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Richard Heathfield
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      11-02-2003
Tristan Miller wrote:

> Does the C standard use the term "string" to refer to both nul-
> and non-nul-terminated strings, or does it make a nomenclatural
> distinction between "string" (which always includes the sentinel) and the
> more general "array-of-char"?


The C Standard defines a string to be an array of characters terminated by
the first null character. If you want the exact wording, I'm sure someone
can oblige.

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Mark McIntyre
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      11-02-2003
On Sun, 02 Nov 2003 21:51:51 +0100, in comp.lang.c , Tristan Miller
<(E-Mail Removed)> wrote:

>cases. Does the C standard use the term "string" to refer to both nul- and
>non-nul-terminated strings


C defines a string as
7.1.1 (1) A string is a contiguous sequence of characters terminated
by and including the first null character.



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pete
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      11-03-2003
Richard Heathfield wrote:
>
> Tristan Miller wrote:
>
> > Does the C standard use the term "string" to refer to both nul-
> > and non-nul-terminated strings, or does it make a nomenclatural
> > distinction between "string"
> > (which always includes the sentinel) and the
> > more general "array-of-char"?

>
> The C Standard defines a string to be an array
> of characters terminated by the first null character.


The word "array" is conspicuously absent from the
standard definition of string.
If a program can determine whether or not two seperately
allocated objects are contigous,
then a string may span them if they are contiguous.
Also, an array may contain several strings.

> If you want the exact wording, I'm sure someone
> can oblige.


Here's the 411 from the C89 last public draft:
4. LIBRARY
4.1 INTRODUCTION
4.1.1 Definitions of terms

A string is a contiguous sequence of characters terminated by and
including the first null character. It is represented by a pointer to
its initial (lowest addressed) character and its length is the number
of characters preceding the null character.

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pete
 
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Thomas Stegen
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      11-03-2003
pete wrote:

> Richard Heathfield wrote:


>>The C Standard defines a string to be an array
>>of characters terminated by the first null character.

>
>
> The word "array" is conspicuously absent from the
> standard definition of string.
> If a program can determine whether or not two seperately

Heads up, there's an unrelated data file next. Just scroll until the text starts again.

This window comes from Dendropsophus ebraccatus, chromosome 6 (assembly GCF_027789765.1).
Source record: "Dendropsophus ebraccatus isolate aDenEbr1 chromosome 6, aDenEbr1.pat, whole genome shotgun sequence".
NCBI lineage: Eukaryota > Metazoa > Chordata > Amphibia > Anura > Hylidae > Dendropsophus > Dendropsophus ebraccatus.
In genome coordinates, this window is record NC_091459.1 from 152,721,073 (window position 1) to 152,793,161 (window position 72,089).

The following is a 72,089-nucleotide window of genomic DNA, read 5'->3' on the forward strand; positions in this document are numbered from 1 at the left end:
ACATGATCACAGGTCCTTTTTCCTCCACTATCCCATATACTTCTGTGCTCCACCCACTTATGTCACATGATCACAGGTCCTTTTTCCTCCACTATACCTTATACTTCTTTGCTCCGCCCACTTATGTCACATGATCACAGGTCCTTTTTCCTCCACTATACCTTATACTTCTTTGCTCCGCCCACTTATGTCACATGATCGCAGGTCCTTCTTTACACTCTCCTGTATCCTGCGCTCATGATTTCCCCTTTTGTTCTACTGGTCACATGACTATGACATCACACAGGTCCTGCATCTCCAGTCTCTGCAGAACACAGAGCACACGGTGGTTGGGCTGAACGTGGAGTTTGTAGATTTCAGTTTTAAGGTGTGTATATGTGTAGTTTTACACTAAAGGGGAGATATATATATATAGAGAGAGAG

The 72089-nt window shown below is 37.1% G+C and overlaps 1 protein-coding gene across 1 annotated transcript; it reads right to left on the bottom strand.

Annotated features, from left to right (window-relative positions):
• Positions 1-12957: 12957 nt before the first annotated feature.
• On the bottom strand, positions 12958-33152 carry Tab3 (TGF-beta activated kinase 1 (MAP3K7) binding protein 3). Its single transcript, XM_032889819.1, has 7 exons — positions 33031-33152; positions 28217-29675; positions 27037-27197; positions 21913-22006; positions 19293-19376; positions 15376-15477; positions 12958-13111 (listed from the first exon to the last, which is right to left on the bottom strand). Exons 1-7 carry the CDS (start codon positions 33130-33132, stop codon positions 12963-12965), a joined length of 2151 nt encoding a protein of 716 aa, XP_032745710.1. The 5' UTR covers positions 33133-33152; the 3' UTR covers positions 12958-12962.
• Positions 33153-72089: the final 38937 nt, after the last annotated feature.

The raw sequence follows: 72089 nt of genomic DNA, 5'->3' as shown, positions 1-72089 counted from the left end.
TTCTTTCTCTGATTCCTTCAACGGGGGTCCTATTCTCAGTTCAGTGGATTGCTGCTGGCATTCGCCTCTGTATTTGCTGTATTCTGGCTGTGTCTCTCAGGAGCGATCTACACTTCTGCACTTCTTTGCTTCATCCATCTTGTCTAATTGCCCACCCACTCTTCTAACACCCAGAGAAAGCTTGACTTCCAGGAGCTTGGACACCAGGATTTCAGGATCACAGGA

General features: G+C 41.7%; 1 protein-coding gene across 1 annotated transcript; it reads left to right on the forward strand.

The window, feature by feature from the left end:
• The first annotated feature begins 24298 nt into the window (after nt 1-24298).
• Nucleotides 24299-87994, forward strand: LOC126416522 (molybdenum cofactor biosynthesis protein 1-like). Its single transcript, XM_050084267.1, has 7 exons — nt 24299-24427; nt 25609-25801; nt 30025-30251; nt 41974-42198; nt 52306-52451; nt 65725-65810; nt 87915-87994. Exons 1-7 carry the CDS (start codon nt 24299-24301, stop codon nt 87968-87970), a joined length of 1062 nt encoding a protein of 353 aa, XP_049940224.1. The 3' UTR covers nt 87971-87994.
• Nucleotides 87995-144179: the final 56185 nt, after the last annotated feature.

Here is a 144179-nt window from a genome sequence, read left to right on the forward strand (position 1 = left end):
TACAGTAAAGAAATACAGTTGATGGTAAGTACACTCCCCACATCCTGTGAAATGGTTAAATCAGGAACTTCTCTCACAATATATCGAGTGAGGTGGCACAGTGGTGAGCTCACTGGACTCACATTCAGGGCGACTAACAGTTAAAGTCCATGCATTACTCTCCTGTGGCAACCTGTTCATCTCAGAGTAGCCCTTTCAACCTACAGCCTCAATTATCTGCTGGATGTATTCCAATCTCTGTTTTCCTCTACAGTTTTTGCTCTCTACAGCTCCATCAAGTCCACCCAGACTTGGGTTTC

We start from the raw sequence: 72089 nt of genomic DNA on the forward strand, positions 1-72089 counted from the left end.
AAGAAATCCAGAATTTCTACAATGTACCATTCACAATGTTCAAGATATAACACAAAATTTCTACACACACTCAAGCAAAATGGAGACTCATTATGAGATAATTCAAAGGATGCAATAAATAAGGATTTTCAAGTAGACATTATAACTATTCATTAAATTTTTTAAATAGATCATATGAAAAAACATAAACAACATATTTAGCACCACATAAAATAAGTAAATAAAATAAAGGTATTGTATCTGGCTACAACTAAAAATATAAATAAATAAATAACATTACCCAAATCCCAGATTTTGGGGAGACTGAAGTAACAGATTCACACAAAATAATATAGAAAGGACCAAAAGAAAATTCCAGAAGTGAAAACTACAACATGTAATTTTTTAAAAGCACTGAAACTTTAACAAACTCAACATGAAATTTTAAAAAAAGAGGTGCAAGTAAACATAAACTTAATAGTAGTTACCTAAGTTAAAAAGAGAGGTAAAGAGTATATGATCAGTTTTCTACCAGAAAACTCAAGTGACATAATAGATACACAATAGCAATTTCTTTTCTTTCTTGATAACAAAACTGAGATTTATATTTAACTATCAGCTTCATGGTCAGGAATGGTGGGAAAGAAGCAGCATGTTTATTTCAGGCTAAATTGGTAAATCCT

> allocated objects are contigous,
> then a string may span them if they are contiguous.


It would be a useless string though since neither pointer arithmetic
or the array index operator is defined for accessing these things.

Lets assume that the following two arrays are contigous in memory.
(s2 follows s1 directly).

char s1[3] = "123";
char s2[4] = "456";

You cannot do this:

int i = 0;
while(s1[i] != '\0')
putchar(s1[i++]);

Since it will cause UB. Same arguments applies to pointers (since the
above really operates on pointers anyway).

I am not so sure if the same goes for arguments to library functions.
But the whole string will be accessed by the same pointer so I would
say you cannot do the above. The avoidance of the word array in the
standard might be to allow string literals to be strings proper.

So s1 and s2 constitutes a singe string but you will have to treat the
arrays separately and cannot draw any benefit from them being contigous.

--
Thomas.

 
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pete
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      11-04-2003
Thomas Stegen wrote:
>
> pete wrote:
>
> > Richard Heathfield wrote:

>
> >>The C Standard defines a string to be an array
> >>of characters terminated by the first null character.

> >
> >
> > The word "array" is conspicuously absent from the
> > standard definition of string.
> > If a program can determine whether or not two seperately
> > allocated objects are contigous,
> > then a string may span them if they are contiguous.

>
> It would be a useless string


It's just some C trivia.

> though since neither pointer arithmetic
> or the array index operator is defined for accessing these things.
>
> Lets assume that the following two arrays are contigous in memory.
> (s2 follows s1 directly).
>
> char s1[3] = "123";
> char s2[4] = "456";
>
> You cannot do this:
>
> int i = 0;
> while(s1[i] != '\0')
> putchar(s1[i++]);
>
> Since it will cause UB. Same arguments applies to pointers (since the
> above really operates on pointers anyway).
> I am not so sure if the same goes for arguments to library functions.


If the arrays are shown to be contiguous,
then you can have
puts(s1);

--
pete
 
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Richard Bos
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      11-04-2003
pete <(E-Mail Removed)> wrote:

> Thomas Stegen wrote: